Eliud Kipchoge destroyed the Virgin Money London Marathon course record to claim his fourth London victory and move into first place on the Abbott World Marathon Majors Series XII leaderboard.
The Kenyan stopped the clock at 2:02:37 to claim the second fastest time in history, to add to his 2:01:39 world record set at the BMW Berlin Marathon in September 2018.
Kipchoge controlled the race from start to finish and swiftly put to bed the pre-race talk that home crowd hopeful Mo Farah would present his strongest challenge.
The Briton was in touch with the leaders until halfway, but the sub-2:03 pace being set was way in advance of Farah’s sub 2:06 run. That brought him the Bank of America Chicago title in October.
As Farah fell away, the leading group was down to Kipchoge and Ethiopian trio of Shura Kitata, Mosinet Geremew and Mule Wasihun.
Kitata, who had been out-kicked by Lelisa Desisa to finish second at the TCS New York City Marathon in November, was surprisingly the first to crack, losing touch as they attacked the gradient taking them on to the Embankment.
It looked at that stage as though Kipchoge had a sprint on his hands. But he has been here so many times before, and he threw in his fastest mile of the race, a 4:30 for the 25th mile segment.
It was enough to see his final two challengers fade into his rear-view mirrors and leave the king of the marathon to soak up the adulation of the grandstands on The Mall.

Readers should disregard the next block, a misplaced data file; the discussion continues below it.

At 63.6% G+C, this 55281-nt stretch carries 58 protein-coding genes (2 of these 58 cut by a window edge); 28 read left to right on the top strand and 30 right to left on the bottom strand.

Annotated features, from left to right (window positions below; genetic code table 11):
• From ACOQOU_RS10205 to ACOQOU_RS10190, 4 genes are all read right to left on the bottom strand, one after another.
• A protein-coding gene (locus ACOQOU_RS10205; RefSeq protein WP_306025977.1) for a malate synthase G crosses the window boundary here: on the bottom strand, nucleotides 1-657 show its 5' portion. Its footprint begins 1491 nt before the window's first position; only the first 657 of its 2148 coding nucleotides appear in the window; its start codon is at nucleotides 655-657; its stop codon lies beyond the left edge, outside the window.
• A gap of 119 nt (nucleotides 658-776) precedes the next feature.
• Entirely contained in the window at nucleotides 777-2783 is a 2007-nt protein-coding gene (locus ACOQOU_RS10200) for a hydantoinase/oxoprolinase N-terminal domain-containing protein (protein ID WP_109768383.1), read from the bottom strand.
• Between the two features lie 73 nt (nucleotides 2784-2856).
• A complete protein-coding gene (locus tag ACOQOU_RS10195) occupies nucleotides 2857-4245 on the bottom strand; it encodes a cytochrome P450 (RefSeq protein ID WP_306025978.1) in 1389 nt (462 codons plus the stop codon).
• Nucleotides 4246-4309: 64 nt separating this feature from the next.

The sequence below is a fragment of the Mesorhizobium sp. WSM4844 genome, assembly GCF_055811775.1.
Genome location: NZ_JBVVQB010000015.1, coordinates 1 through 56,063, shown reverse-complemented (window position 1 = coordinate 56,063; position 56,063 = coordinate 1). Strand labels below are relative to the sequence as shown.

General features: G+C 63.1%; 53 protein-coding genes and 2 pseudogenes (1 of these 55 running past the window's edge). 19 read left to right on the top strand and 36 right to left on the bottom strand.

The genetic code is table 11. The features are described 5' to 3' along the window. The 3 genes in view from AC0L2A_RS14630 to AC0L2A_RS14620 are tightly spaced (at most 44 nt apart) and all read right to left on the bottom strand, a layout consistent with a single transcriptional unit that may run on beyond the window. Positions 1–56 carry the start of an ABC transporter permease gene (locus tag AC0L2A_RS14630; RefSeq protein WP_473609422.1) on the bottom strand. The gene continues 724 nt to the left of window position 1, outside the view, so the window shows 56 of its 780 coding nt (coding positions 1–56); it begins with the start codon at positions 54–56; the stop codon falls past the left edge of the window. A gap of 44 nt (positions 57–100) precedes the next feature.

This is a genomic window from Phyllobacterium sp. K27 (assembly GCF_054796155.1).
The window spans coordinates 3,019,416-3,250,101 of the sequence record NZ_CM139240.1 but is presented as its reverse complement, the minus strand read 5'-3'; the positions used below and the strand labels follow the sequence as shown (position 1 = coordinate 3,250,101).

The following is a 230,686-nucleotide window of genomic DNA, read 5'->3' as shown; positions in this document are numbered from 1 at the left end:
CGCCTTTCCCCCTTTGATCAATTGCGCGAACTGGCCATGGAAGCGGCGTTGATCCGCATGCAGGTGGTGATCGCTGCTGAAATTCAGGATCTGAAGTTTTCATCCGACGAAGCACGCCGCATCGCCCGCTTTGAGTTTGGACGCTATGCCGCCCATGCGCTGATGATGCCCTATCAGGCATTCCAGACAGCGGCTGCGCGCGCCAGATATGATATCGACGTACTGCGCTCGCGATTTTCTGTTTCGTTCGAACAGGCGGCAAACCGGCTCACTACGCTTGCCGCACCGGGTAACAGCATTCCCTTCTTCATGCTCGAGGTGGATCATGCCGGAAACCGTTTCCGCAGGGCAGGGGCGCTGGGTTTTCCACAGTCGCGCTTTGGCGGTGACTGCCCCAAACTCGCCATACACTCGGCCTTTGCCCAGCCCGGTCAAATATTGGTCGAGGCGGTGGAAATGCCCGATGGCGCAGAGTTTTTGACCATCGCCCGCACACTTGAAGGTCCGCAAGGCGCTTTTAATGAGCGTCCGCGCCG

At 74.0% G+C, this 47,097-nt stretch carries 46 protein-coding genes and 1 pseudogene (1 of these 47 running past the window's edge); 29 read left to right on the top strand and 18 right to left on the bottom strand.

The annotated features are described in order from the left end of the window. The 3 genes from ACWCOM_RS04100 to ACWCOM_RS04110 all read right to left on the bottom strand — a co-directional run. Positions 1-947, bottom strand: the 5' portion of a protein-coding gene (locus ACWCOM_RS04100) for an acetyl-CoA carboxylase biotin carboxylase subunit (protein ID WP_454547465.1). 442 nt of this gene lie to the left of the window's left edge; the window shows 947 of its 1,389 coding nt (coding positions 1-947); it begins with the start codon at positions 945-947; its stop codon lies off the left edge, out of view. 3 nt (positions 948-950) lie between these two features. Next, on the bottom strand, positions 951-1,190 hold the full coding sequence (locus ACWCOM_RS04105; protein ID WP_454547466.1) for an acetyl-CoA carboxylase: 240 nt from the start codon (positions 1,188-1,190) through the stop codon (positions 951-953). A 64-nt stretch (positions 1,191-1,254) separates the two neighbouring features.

As he did so, he wrote another chapter of his incredible story to run the first sub 2:03 marathon seen on the streets of London and confirm what everyone already knew: he is the greatest marathon runner of all time.
There was double delight for Kenya as Brigid Kosgei claimed the women’s race in a personal best 2:18:20. The Bank of America Chicago Marathon champion has out herself in a strong position to take the AbbottWMM Series XII title when the series finishes in Berlin in September.
The first half of the women’s contest was run at a surprisingly slower pace than expected, but when it began to break up, Kosgei and defending London champion Vivian Cheruiyot were left as the two athletes fighting it out for the lead.
As the pace quickened, Kosgei was able to desert her rival at the second attempt to get away, and the gap quickly became un-bridgeable for Cheruiyot.
All that was left for Kosgei to do was beat the clock, which she did with room to spare underneath her Chicago time of 2:18:35.